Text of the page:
# Moving Along Hawaii gets built – and moves along on the top of the Pacific Plate. Which way is the Plate moving?

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Moving Along Hawaii gets built – and moves along on the top of the Pacific Plate. Which way is the Plate moving?

The Data OldestYoungest MY Hawaii10 Maui1.30.4 Molokai1.81.3 Oahu3.31.9 Kauai5.64.5

How to Average Averaging is a math process. You add the numbers, and divide by the number of numbers. Example: Hawaii1my0my Add the numbers: 1 + 0 = 1 How many numbers were there? 2 Divide the sum (1) by the number of numbers (2): 1 / 2 =.5 Put in the units:.5 million years

Now, do it for each of the islands. Make a column between the data on the worksheet – and title it Average Age

The Data OldestYoungest MY Hawaii10 Maui1.30.4 Molokai1.81.3 Oahu3.31.9 Kauai5.64.5

Measuring the Map On the map, place a dot or x where the hotspot is now – Just to the left of the L in Loihi is a good guess. Place a mark in the middle of each island – Hawaii, Maui, Molokai, Oahu and Kauai Use a ruler to measure the distance from the Loihi hotspot to each island – use centimeters.

Measuring the Map II Note that the scale is 3 centimeters equals 100 kilometers. Scale size (cm) Actual size (km) 3 cm Your measurement (cm) 100 km Your measured (km) Cross Multiply: Multiply your measurement by 100 then Divide by 3. Enter that information on the chart. =

Your chart might look something like this: OldestYoungestAverageDistance MY km Hawaii100.550 Maui1.30.40.85216 Molokai1.81.31.55283 Oahu3.31.92.6383 Kauai5.64.55.05533

How to Graph Look at the axis on the graph on the worksheet Average Age is the Horizontal (x) axis Distance from the Hotspot is the Vertical (y) axis Look at the Units: (x) millions of years and (y) hundreds of kilometers Your data on the table should already be close to ready for this

How to Graph II For Hawaii – your information is something like -.5 million years & 50 km On the horizontal axis – go right.5 Now go up to 50 km (.5 hundred) Put a dot. For each island, do the similar process – Horizontal for Age – Vertical for Distance

How to Graph III You can connect the dots – and in some graphs, thats what you want to do. For this graph we want to find the Best Fit Line sometimes called the regression line by statistics fans (if you do this whole process by spreadsheet – you can have it do the graph and regression line!!!)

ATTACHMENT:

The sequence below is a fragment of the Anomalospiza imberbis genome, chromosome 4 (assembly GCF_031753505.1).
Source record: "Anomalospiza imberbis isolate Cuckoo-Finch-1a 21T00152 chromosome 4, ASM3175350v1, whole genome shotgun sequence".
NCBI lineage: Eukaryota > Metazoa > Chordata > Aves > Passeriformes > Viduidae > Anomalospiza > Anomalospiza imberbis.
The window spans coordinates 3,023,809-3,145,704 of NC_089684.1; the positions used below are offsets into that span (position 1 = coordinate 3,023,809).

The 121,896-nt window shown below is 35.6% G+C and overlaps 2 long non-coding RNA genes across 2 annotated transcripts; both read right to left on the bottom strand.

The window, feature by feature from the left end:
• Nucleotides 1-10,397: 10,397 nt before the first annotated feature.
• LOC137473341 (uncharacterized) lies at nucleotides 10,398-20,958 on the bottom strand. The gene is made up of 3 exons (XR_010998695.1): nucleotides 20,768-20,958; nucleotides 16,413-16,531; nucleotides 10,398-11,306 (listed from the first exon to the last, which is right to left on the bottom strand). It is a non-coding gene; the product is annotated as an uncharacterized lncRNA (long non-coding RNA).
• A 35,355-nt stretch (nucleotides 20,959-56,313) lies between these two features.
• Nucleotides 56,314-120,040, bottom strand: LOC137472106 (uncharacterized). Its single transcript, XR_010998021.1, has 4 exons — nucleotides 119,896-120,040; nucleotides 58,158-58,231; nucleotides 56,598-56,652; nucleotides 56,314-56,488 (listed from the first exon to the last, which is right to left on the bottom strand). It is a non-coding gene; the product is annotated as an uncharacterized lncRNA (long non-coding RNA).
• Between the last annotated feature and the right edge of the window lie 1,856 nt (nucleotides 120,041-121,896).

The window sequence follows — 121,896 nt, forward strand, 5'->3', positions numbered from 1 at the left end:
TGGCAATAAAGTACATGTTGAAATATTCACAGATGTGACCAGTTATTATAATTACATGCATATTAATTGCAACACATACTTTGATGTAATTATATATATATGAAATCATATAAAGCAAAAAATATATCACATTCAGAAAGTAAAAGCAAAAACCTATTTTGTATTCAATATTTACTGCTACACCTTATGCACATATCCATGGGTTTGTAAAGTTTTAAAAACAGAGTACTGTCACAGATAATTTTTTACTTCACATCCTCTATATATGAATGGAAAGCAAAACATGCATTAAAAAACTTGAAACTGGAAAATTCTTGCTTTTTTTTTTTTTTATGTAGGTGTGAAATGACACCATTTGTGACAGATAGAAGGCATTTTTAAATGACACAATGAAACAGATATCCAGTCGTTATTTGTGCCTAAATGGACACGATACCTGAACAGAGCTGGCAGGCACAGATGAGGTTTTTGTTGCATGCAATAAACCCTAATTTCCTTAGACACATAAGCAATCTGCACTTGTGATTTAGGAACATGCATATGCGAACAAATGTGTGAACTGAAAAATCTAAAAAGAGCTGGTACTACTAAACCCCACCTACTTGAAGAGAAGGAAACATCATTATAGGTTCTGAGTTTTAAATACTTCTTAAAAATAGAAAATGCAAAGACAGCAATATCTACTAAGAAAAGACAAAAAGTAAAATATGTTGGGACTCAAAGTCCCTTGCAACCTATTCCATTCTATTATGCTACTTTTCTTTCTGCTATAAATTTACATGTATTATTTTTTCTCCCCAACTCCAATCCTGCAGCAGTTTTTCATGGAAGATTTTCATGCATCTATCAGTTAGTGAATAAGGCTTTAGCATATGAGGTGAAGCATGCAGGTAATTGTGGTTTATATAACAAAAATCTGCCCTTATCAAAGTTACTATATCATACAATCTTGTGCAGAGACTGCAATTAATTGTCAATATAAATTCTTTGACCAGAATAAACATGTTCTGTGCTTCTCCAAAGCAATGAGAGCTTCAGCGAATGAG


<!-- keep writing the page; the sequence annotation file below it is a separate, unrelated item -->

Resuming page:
How to Graph IV Best fit line – Read and/or think carefully – is the origin (0,0) part of the line? For this chart, yes, the hotspot is at 0 kilometers and 0 age. Draw a straight line – including 0,0 – that passes through as many of the points as possible. IF you cant make it go through points, it has to give the idea of where the points are going. An equal number should be above and below the line.

This is one example Movement of the Pacific Plate based on the Hawaii Hotspot

Now to Calculate the Rate of Motion Choose a distance – in this case, try 500km. Draw a straight line from the vertical axis (y) at 500 km over to your Best Fit Line. Now, from that point, draw a straight line directly down to the horizontal axis (x) What is that number?

Calculate the Rate of Motion II You now have 500 km and some other number of million years. Lets pretend it is 3 million years. We want to find the number of centimeters per year, so we need to convert kilometers to centimeters and million years to years. 500km = 500km x 1000 m/km x 100 cm/m = 50,000,000 cm 3 million years = 3,000,000 years

Calculate the Rate of Motion III Last step – 50,000,000 cm 3,000,000 years Cancel some zeros – 50 cm = 3 years 16.6 cm/year

If we let Excel do it… 121.63 km / million years Equals 12163000 cm / million years Which divides out to 12.163 cm / year

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